Judging Maggie's rape: a study exploring the impact of victim-perpetrator relationship, victim reputation and initial point of resistance on police officers' judgements of victim blame, perpetrator blame, and the legitimacy of the claim

Hine, Benjamin A. and Murphy, Anthony (2016) Judging Maggie's rape: a study exploring the impact of victim-perpetrator relationship, victim reputation and initial point of resistance on police officers' judgements of victim blame, perpetrator blame, and the legitimacy of the claim. In: Division of Forensic Psychology Annual Conference, 14-16 June 2016, Brighton, UK. (Unpublished)

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Abstract

Objective(s): To examine the variation in police officers’ initial judgements of responsibility and authenticity when presented with hypothetical rape cases varying on victim reputation, initial point of resistance, and victim-perpetrator relationship.
Design: Vignette Study. The independent variables were victim reputation (Good vs. Bad), initial point of resistance (Early vs. Late) and victim-perpetrator relationship (Stranger, Acquaintance, Partner, or Ex-Partner). The Dependent variables were officers’ judgements of victim and perpetrator responsibility, as well as rape authenticity.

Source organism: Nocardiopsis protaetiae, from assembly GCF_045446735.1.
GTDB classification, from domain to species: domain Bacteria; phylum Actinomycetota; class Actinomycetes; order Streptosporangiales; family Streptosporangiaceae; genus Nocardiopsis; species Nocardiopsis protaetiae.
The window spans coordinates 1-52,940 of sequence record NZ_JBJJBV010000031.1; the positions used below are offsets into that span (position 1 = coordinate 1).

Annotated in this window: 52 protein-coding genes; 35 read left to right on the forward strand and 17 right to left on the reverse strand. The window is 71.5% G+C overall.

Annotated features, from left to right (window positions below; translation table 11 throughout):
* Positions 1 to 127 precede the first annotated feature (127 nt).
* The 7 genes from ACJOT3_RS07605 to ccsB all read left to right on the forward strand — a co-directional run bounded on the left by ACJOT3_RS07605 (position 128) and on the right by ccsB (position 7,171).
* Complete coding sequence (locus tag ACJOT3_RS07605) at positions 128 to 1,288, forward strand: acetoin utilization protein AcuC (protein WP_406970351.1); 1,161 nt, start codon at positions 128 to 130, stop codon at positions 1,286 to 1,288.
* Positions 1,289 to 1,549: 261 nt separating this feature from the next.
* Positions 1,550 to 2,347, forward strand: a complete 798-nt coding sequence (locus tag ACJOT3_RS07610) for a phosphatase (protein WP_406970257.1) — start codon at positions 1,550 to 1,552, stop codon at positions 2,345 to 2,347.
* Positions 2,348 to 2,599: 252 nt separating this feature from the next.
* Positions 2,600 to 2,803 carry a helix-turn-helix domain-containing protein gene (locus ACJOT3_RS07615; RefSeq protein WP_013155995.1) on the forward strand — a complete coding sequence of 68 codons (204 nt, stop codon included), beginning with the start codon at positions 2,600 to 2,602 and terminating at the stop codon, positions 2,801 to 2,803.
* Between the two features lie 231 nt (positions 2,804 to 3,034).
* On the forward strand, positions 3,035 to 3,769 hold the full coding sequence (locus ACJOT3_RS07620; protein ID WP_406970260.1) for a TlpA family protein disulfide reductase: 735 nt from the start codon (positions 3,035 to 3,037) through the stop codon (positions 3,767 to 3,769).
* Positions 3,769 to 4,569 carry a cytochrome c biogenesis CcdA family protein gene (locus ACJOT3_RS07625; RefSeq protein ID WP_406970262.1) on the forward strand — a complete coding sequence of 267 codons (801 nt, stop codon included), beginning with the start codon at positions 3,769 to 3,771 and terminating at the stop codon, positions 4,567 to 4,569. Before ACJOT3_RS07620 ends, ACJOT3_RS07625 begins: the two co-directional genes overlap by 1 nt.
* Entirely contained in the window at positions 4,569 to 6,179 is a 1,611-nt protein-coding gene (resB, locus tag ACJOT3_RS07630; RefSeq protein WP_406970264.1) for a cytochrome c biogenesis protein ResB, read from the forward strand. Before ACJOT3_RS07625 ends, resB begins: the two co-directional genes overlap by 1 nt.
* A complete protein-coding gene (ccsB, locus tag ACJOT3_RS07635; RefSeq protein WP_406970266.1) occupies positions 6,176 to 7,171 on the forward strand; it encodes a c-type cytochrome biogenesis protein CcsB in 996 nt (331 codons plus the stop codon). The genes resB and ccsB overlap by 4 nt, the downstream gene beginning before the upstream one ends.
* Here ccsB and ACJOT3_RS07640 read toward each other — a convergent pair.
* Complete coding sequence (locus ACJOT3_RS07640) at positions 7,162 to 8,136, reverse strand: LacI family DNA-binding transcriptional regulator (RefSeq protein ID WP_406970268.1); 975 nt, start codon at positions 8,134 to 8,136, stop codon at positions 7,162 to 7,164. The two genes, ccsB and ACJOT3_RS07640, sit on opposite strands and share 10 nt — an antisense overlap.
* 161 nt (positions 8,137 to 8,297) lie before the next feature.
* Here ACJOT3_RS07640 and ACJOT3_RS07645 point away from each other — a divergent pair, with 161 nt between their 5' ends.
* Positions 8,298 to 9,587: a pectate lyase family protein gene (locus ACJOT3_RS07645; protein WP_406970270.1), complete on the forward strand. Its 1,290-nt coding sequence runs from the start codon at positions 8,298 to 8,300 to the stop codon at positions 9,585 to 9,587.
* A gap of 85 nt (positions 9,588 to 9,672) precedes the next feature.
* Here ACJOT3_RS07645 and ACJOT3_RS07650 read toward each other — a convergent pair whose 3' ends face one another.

Methods: Participants were 808 Metropolitan Police Service officers. This sample was representative of this force on a number of demographic factors. Officers completed an online questionnaire battery* which included 1 of the 16 vignette variations. Officers were asked to provide ratings, on a scale of 0 (Not at all) to 100 (Completely), for victim and perpetrator responsibility, and to what extent they considered the scenario to constitute rape.
Results: Results showed that officers’ judgements varied significantly between vignettes, broadly showing higher female blame, lower male blame, and lower rape ratings for scenarios where the victim resisted late, had a bad reputation, and a partner was the perpetrator. Interactions between these factors were also found.
Conclusions: Results suggest that, as certain factors vary between cases, officers allocate different levels of responsibility to the victim and the perpetrator, as well as drawing conclusions regarding the validity of the crime itself. This may impact on police officers’ objectivity when investigating cases of rape, however further research is needed in this regard.
*Including questionnaires analysed separately

Item Type: Conference or Workshop Item (Other)
Subjects: Law and criminal justice > Criminal justice
Psychology
Social sciences
Depositing User: Ben Hine
Date Deposited: 23 Jun 2016 15:18
Last Modified: 01 Aug 2017 12:05
URI: http://repository.uwl.ac.uk/id/eprint/2684

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